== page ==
My Twitter feed was full of photos of tiny premature babies next to photos of the thriving adults they have turned into, along with emotional testimonies from parents perpetually grateful for the life-saving work of neonatal teams.
I have witnessed the outstanding work by staff in Cork University Maternity Hospital’s Neonatal Unit and I have very close friends whose babies arrived unexpectedly early and whose lives transformed from expectant parents readying nurseries and buying prams, to shell-shocked parents living in the NICU, entrusting staff with their fragile baby and praying that everything will be OK.
Newspapers, including The Echo’s WOW! supplement, published articles and personal accounts of families who survived the ordeal of premature birth and an extended hospital stay, and they expressed deep gratitude at the survival of their babies.
But among all the deserved praise of neonatologists, neonatal nurses and other staff, there was no mention of one of the unsung heroes of neonatal medicine — surfactant.
You may not have heard of it: surfactant is a truly revolutionary therapy that has transformed the outcomes for premature babies. It ranks after antibiotics and vaccinations as the most important medical intervention that has lowered infant mortality rates.
Surfactant is a mucous-like substance that coats the lining of the lungs. It helps prevent them from collapsing by balancing the surface tension inside the lungs, but up until the 1950s doctors didn’t know of its existence or importance.
In the late 1950s, a Boston-based paediatrician, Mary Ellen Avery, was trying to discover why tens of thousands of babies were dying every year from respiratory distress syndrome (RDS).
At the same time, John Clements, a military doctor and research physiologist, was investigating ways to protect lungs from nerve gases. He and his collaborators realised they knew very little about basic lung function and capacity and started conducting experiments.
Clements determined that there is an important substance in lungs that lowers the surface tension in the lungs and stops them from collapsing. His initial scientific paper on the subject was rejected but through mutual acquaintances, he heard of Mary Ellen Avery’s research and shared his initial research findings with her.
Avery investigated the lungs of babies who had died from RDS and compared them to the lungs of healthy animals and discovered that, yes, they were missing an important fluid in their lungs — surfactant.
Babies begin to produce surfactant at about 24 to 28 weeks of pregnancy, and it is found in amniotic fluid between 28 and 32 weeks. Babies are thought to have sufficient levels of surfactant by 35 weeks gestation.
Despite these breakthroughs by Avery and Clements in the late 1950s, clinicians were slow to accept that surfactant deficiency was the cause of RDS and progress to find a cure was slow.
In a tragic twist of history, the first clinical trials with surfactant were spurred by the death of President John F. Kennedy’s third son, Patrick, who was born prematurely at 35 weeks and died two days later from respiratory distress syndrome.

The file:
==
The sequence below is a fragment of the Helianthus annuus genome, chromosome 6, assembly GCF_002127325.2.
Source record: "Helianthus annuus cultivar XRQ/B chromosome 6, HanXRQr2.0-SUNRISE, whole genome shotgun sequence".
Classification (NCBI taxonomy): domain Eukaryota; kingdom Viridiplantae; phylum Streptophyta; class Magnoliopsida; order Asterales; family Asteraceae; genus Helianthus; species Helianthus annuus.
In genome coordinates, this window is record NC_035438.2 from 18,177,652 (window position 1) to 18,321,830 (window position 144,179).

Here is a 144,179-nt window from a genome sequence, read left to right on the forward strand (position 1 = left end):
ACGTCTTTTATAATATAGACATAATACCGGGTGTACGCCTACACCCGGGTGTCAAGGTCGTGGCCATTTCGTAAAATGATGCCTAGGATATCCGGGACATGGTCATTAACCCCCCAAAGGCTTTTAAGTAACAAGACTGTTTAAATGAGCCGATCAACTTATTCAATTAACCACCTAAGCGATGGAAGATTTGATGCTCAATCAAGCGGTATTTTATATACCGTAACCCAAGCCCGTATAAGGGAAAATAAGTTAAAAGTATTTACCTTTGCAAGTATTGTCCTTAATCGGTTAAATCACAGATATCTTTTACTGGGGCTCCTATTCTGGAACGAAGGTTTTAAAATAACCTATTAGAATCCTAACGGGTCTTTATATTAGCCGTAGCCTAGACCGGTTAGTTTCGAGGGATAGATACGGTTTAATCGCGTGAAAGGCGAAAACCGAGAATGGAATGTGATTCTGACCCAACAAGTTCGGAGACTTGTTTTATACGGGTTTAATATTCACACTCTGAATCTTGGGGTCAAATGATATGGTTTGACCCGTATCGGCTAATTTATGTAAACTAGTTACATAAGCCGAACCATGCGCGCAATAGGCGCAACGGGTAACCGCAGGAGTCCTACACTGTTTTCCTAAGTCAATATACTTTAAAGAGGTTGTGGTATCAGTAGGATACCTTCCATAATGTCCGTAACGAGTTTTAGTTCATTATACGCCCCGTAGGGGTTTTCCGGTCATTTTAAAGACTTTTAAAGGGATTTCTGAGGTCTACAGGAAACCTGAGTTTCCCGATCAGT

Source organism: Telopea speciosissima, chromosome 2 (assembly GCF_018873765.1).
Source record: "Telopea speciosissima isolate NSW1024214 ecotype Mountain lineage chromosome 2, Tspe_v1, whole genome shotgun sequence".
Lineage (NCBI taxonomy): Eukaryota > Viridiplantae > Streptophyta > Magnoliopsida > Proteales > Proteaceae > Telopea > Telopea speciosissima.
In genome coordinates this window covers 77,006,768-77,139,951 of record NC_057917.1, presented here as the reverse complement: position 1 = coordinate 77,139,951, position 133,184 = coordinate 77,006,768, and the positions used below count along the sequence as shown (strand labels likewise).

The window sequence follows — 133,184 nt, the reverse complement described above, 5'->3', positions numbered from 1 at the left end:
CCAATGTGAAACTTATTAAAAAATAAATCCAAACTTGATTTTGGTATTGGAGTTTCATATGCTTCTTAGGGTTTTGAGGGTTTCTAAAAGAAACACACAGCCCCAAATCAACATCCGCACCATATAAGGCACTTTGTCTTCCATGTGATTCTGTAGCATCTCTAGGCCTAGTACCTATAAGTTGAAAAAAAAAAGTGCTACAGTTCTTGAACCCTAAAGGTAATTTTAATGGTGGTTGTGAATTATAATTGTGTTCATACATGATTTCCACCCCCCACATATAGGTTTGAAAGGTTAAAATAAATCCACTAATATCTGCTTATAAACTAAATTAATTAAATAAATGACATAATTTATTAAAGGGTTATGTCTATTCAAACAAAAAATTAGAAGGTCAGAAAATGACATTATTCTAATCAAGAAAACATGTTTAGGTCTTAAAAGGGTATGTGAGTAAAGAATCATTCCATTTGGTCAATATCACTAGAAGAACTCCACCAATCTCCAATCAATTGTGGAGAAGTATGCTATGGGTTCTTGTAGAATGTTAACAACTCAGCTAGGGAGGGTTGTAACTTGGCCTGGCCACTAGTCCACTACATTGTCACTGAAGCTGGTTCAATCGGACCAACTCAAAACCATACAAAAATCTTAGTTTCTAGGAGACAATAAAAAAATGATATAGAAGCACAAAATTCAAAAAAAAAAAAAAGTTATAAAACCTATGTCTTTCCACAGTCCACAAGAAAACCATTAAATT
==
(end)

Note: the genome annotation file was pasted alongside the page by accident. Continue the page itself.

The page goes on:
His death highlighted the lack of treatment and clinical trials commenced in the mid-sixties to see if surfactant would improve the outcome of babies with RDS.
Initial trials were disappointing but other important research demonstrated that early steroid treatment for pregnant women at risk of premature birth helped lower the likelihood of RDS.
HSE.ie says that if a woman is thought to have a significant risk of giving birth before week 35 of pregnancy, she will be given an injection of a steroid medication called betamethasone. This helps stimulate the development of the baby’s lungs.
It’s estimated that the use of betamethasone prevents neonatal respiratory distress syndrome occurring in a third of premature births.
Through trial and error in the 1970s, clinicians worked out the optimum ways of administering surfactant to premature babies and in the ’80s animal-derived surfactant from cows and pigs was being used to treat infants.
John Clements thought an animal derived product would potentially be inflammatory so he synthesised an artificial one in the lab. That received FDA approval in 1990 and was used to treat thousands of babies.
There is now a range of animal-derived or synthetic surfactants available to treat patients. More recently, surfactant has been explored as a possible treatment for Covid-19 patients to improve lung function.
Clements’s research into lung mechanics also inspired fellow University College of San Franscisco colleagues to invent CPAP treatment for babies — a ventilation system that delivers continuous airflow and prevents airways collapsing.
Surfactant was the first drug developed exclusively for the treatment of neonates and is a major milestone in the history of neonatal medicine. Its introduction was associated with a 6% fall in infant mortality in the USA — a remarkable achievement.
The World Health Organisation states premature birth is the leading cause of death in children under the age of five worldwide. In high income countries like Ireland, survival rates for premature babies are high because of access to high quality personnel and effective drugs and technology. Sadly, this is not the case in low income countries.
I once spoke to a neonatologist who recalled a volunteer trip to an under- resourced hospital in Africa and his horror that babies were dying for want of the simple treatment of surfactant — standard treatment in Ireland for decades.
Let’s hope the next decade of neonatal medical advances brings further breakthroughs, but more importantly, equal access for all babies around the world to life-saving treatments.